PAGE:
Filming for Origins gave me the opportunity to do something I've never done before: to observe our closest cousins, chimpanzees, in the wild.

Earlier this year, on 5 March, I met up with a crew I knew very well - we'd filmed before on Incredible Human Journey - in Heathrow's Terminal Five.

We flew to Entebbe in Uganda, then drove some six hours to Kibale - the famous wild chimpanzee research station.

We arrived at the research station at dusk.

We were given a very serious health and safety induction which included: how to behave if a chimpanzee charged at you (stand up tall and wave your arms); how to behave if a forest elephant headed straight for you (stand aside); how to deal with army ants (don't stand on them).

The next day, we set off around 7am, walking into the forest, up a dirt track at first.

We were led by field guide Francis, who had worked at Kibale for 19 years.

On our team, assistant producer Mags Lightbody had been there in those early years, helping to habituate the chimpanzees to human presence.

Dr Alice Roberts holds a chimpanzee at the Uganda Wildlife Education Center. Strict rules in the National Parks mean that no one ever touches a wild chimpanzee in Kibale.

Five field assistants came with us to help carry all our gear into the forest. We turned off the track, down a steep and narrow path.

The forest was dense but the paths were well-used - by animals but also researchers.

Still, there was some pushing through undergrowth and our porters carried machetes to clear awkward or dangerous branches.

The forest was wet and getting steadily warmer as the sun climbed higher above us.

I was getting steadily warmer as well, as we trekked up and down through a series of thickly forested ridges and valleys.

At the bottom of the valleys, we would find ourselves splashing through small streams, or almost getting mired in boggy patches, which had been made even boggier by elephants, their massive, round footprints forming deep puddles.

Climbing a steep slope, Francis paused and whooped loudly, and I heard an answering whoop not too far away.

He was calling to the field assistants who were already out in the forest, with the chimpanzees.

We were very close, and in fact, when he pointed to the top of a tall fig tree just over the crest of the hill, I could see movement amongst the leaves.

Leaving the porters and the bulk of our gear behind, we carried on, as a smaller team, and came across the four field assistants and postgraduate students, all armed with notebooks.

Six or seven chimpanzees were high in the tree, eating a breakfast of figs.

They lay in the crooks of forked branches, reaching out to pick the fruit, and occasionally moving to a new branch, with a rustle and a small shower of falling leaves.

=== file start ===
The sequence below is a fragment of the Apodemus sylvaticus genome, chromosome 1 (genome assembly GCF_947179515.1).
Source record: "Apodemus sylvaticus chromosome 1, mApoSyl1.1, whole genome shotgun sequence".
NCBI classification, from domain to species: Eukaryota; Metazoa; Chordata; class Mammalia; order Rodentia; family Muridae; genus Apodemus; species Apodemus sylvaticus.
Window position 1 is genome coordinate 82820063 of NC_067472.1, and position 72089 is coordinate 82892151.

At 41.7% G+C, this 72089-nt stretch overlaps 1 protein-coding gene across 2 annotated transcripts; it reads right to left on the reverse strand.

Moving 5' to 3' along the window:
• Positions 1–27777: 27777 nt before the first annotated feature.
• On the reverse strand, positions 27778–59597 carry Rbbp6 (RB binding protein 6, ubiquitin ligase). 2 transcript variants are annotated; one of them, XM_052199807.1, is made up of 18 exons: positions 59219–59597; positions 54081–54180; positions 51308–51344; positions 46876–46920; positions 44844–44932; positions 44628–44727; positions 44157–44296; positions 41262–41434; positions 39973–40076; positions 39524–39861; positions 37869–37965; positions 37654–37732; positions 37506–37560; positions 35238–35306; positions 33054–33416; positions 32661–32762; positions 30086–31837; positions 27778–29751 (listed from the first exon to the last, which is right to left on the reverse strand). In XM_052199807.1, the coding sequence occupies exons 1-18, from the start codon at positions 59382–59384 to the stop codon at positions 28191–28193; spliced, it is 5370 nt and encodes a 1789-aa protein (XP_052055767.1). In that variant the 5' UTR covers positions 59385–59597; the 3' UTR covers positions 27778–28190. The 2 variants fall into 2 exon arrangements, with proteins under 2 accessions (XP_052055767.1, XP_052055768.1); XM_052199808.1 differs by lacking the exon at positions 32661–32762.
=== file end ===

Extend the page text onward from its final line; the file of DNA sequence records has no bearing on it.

After about half an hour, they started to come down from the tree, and then they were off, knuckle-walking at a fast pace through the forest, and we followed them at a discrete distance.

They didn't stay move as a group. They came down out of the tree singly, although little ones stayed close to their mothers, jumping onto their backs for a lift once on the ground.

They kept in touch with each other with occasional grunts and pant-hoots as they dispersed in the forest, but they also seemed to know where they were headed.

Francis said the fig tree was a favorite place to start the day, but they'd stop off at other trees throughout the day.

They liked eating fruit in the morning, and ate leaves on the ground in the afternoon.

There were about 1800 chimpanzees in the whole forest; the group we were tracking comprised around 50 chimps, but this was also broken up into smaller groups of 15 to 20.

And all the time, groups would be splitting and fusing, with individuals moving between groups - chimpanzee society is very dynamic.

As the chimpanzees moved between trees, they were all around us in the forest, and would often pass by very close, sometimes a metre or two away - which was both terrifying and exciting.

Francis was very aware of where the chimpanzees were around us and would warn us - "There's someone over there," he would say.

The Kibale chimpanzees aren't hunted for bushmeat, and they're never fed by the researchers in the forest, so these chimpanzees viewed humans neither as a threat nor as a source of food.

Getting so close to the chimpanzees whilst they effectively ignored us was a huge privilege.

They were behaving naturally, just getting on with chimpanzee things, whilst we watched them.

Observing chimpanzees in this way is valuable and fascinating in its own right, but it also helps us understand ourselves.

We start to see where the real similarities and differences lie, we can identify the things about humans that are truly unique, when we compare ourselves with our ape cousins - with whom we have a common ancestor, going back some six to seven million years ago.

We had a good day's filming; cameraman Paul Jenkins was delighted that he'd been able to capture so much footage of the chimpanzees.

So, while it was still light, we started to head back to the research station.

We may only have been about a mile away from the compound, as the crow flies, but it took about an hour and a half to get in and out of the forest.

We were all happily tired at the end of the day, and settled down for a well-earned beer and a hot supper.

Going to bed early, I made sure that my mosquito net was safely tucked in under the mattress, and listened to the sounds of the forest again as I dropped off.

We'd be back in the forest again in the morning.

Dr Alice Roberts is the presenter of Origins Of Us.

Origins Of Us starts on BBC Two on Monday, 17 October at 9pm.

For further programme times, please visit the upcoming episodes page.

Comments made by writers on the BBC TV blog are their own opinions and not necessarily those of the BBC.


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